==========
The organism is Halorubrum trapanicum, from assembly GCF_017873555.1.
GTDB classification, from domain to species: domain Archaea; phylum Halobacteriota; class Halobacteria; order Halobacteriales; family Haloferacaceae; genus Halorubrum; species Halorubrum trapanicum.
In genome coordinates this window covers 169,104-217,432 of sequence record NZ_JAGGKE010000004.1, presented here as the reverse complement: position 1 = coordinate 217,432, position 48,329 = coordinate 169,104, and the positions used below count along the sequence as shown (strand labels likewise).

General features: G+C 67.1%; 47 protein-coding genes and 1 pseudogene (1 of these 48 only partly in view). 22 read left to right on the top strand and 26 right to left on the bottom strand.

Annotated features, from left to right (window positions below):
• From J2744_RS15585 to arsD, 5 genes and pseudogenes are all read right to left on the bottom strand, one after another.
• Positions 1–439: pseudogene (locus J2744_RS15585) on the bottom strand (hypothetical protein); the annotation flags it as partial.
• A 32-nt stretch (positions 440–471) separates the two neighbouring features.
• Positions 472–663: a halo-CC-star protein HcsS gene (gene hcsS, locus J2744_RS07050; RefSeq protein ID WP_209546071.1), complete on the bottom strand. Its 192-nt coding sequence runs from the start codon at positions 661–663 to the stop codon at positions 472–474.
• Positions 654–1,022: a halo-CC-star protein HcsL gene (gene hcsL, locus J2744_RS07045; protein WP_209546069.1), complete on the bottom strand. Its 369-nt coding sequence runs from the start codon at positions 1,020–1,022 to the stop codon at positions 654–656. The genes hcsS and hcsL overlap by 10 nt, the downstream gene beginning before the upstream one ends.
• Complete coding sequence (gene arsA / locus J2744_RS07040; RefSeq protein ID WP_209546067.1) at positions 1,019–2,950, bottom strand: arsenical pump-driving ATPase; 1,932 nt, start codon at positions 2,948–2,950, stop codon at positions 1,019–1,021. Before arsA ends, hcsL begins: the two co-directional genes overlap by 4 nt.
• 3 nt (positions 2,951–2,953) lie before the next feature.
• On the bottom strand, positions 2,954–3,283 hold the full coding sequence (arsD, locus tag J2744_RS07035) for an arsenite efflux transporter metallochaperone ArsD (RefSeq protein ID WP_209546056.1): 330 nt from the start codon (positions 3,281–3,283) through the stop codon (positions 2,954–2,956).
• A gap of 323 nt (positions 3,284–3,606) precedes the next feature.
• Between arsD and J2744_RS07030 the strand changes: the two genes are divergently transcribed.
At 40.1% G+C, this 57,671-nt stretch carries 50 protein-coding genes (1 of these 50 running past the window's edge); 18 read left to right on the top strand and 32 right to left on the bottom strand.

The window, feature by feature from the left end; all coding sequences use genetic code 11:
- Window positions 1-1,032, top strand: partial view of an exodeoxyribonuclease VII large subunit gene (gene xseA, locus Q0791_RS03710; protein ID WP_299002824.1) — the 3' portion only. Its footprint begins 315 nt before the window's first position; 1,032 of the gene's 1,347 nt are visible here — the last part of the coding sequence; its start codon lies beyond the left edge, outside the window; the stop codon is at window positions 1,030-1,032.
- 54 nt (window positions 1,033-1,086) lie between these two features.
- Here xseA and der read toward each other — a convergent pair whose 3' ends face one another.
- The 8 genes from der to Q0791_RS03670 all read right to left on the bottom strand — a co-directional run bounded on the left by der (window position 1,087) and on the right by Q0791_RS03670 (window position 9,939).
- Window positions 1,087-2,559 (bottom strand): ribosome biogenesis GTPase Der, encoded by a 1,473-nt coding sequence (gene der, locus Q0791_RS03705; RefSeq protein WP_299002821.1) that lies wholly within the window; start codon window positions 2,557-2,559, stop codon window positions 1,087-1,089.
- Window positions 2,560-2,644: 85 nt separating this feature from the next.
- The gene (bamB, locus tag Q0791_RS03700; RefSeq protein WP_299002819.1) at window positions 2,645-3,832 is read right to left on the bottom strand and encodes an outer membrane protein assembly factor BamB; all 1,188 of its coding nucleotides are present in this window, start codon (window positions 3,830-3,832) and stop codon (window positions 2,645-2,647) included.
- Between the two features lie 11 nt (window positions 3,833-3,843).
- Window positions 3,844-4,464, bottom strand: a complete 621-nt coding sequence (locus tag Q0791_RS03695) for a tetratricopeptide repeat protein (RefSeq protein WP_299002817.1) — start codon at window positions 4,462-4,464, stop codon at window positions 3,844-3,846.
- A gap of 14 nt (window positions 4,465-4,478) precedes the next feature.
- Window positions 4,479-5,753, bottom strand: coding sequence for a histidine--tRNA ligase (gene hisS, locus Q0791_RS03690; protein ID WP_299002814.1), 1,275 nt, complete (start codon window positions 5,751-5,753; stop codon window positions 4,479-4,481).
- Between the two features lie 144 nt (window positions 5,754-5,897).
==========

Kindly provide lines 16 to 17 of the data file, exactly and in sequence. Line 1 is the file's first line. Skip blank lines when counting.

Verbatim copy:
At 40.1% G+C, this 57,671-nt stretch carries 50 protein-coding genes (1 of these 50 running past the window's edge); 18 read left to right on the top strand and 32 right to left on the bottom strand.

The window, feature by feature from the left end; all coding sequences use genetic code 11: